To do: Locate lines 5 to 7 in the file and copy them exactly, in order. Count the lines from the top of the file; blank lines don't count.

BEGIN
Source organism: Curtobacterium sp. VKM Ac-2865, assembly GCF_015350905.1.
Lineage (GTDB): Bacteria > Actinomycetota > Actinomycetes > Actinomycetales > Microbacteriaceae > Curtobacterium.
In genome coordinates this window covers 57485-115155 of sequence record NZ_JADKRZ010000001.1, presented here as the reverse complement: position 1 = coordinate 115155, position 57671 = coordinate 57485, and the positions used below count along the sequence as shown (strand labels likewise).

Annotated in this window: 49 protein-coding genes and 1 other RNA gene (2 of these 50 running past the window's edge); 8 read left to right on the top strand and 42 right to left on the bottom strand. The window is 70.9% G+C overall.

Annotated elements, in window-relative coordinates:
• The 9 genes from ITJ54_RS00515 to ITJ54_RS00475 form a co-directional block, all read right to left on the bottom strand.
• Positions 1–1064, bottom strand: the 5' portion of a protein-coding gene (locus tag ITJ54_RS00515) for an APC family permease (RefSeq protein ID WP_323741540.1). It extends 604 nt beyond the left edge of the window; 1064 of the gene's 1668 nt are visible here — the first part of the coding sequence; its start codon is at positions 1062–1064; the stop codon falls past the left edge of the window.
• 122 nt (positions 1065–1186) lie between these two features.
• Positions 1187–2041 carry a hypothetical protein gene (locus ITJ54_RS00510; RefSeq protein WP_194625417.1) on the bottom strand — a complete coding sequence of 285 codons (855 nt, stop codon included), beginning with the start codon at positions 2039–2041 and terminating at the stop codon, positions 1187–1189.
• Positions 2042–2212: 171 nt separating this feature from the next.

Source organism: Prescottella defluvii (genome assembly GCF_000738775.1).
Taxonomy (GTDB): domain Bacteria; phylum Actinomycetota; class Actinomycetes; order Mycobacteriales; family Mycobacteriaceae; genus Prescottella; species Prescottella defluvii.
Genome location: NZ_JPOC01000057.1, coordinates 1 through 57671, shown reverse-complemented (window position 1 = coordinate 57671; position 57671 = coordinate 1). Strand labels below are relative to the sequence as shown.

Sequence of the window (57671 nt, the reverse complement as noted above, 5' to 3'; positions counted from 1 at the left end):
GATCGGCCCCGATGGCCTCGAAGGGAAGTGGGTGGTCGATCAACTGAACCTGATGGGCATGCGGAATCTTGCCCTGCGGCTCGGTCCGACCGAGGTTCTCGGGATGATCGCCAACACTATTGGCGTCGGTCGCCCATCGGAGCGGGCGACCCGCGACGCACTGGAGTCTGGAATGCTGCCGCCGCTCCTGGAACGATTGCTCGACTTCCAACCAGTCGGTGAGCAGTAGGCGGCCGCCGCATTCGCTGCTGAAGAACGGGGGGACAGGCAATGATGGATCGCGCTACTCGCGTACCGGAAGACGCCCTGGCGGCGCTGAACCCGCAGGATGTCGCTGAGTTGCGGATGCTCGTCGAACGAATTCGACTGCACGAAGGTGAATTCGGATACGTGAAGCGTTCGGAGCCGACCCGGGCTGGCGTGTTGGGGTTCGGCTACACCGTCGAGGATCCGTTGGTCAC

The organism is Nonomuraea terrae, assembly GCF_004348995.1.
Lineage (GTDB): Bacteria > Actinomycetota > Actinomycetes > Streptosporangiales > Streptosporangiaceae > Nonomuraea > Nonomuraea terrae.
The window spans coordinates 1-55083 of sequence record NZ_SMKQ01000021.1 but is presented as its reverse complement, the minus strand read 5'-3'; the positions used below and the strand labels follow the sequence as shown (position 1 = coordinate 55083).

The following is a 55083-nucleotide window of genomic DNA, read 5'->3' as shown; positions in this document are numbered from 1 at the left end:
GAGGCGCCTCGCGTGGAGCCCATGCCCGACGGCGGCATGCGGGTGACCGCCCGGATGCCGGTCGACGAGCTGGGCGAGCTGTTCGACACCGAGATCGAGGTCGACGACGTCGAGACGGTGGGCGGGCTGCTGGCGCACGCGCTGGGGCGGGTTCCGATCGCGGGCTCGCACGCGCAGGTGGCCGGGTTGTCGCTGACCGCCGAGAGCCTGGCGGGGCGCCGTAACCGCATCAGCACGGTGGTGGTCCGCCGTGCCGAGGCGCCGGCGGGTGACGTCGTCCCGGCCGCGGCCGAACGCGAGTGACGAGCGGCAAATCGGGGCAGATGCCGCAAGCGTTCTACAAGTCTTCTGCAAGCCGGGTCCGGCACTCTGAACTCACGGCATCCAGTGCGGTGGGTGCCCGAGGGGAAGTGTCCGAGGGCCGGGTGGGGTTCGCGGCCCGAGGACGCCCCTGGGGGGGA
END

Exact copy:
Annotated elements, in window-relative coordinates:
• The 9 genes from ITJ54_RS00515 to ITJ54_RS00475 form a co-directional block, all read right to left on the bottom strand.
• Positions 1–1064, bottom strand: the 5' portion of a protein-coding gene (locus tag ITJ54_RS00515) for an APC family permease (RefSeq protein ID WP_323741540.1). It extends 604 nt beyond the left edge of the window; 1064 of the gene's 1668 nt are visible here — the first part of the coding sequence; its start codon is at positions 1062–1064; the stop codon falls past the left edge of the window.